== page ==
Friday, 4 January 2008

David Gemmell “Troy – The Shield of Thunder”


This is the second volume in the Troy trilogy by David Gemmell, published in 2005. I read the first (“Troy – Lord of the Silver Bow”, 2006) last year, just before I started this Book Every Six Days Blog. I now can hardly wait to start the third volume “Fall of Kings” published in 2007 and co-written with Stella Gemmell.

In the first novel we were introduced to Troy: city of gold and heroes, beloved of the gods, where wealth, privilege and rapacious greed walk hand in hand, and where the greatest of tragedies is about to unfold. Helikaon (aka Aeneas), prince of Dardania, sets sail for Troy. On board his ship, the largest in the Aegean Sea, but regarded by many as dangerously unseaworthy, is his trusted friend and sea-captain Zidantas. Also aboard are a young, impressionable youth who has never been to sea, and a deadly Mykene warrior, intent on revenge. Their journey to the fabled city will encompass storm and near shipwreck, personal tragedy and a bloody sea-battle whose bloody aftermath will haunt Helikaon and his companions for the rest of their voyage.

Helikaon also met his old friend and master-storyteller, Odysseus, and fell in love with a woman as beautiful as a goddess. But when he arrived in Troy — a city riven by the destructive rivalries of King Priam's younger sons —he found a city ready to implode, and, with nearby enemy kingdoms eyeing the city's riches, he knew a terrible war cannot be long in coming.

In this second novel, the war in Troy is looming, and all the kings of the Great Green are gathering, friends and enemies, with their own dark plans of conquest and plunder.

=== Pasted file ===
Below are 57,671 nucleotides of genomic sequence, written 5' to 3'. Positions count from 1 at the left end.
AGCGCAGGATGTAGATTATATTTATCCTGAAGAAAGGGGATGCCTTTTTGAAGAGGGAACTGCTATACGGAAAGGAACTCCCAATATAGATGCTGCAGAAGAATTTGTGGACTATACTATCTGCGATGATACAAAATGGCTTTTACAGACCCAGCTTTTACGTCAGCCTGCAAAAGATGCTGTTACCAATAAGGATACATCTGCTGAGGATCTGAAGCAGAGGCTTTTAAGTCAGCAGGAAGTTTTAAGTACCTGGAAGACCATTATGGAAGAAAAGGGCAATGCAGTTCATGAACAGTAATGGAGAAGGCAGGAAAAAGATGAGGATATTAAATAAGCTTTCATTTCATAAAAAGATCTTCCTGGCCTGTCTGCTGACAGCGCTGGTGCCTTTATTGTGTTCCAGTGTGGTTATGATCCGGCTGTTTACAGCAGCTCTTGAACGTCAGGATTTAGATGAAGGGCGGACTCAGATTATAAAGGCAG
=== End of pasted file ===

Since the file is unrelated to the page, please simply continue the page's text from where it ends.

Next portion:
Into this maelstrom of treachery and deceit come three travellers — Piria, a runaway priestess nursing a terrible secret, Kalliades, a warrior with a legendary sword, and Banokles who will carve his own legend in the battles to come.

Shield of Thunder takes the reader back into the glories and tragedies of Bronze Age Greece, reuniting the characters from Lord of the Silver Bow — the dread Helikaon and his great love, the fiery Andromache, the warrior Achilles, the mighty Hektor, and the fabled storyteller, Odysseus.

Among other books of his that I have read are the stand-alone novel “Echoes of the Great Song” (1997) and the Rigante novels - 1. Sword in the Storm (1998); 2. The Midnight Falcon (1999); 3. Ravenheart (2001); 4. Stormrider (2002)

DAVID GEMMELL, born in 1948, is widely acknowledged as one of the best writers of heroic fantasy. His first novel Legend, published in 1984, began the popular Drenai Saga, and he has published thirty novels in total. Sadly, David Gemmell passed away on Friday, 28th July 2006, two weeks after heart bypass surgery He is also known as Ross Harding.

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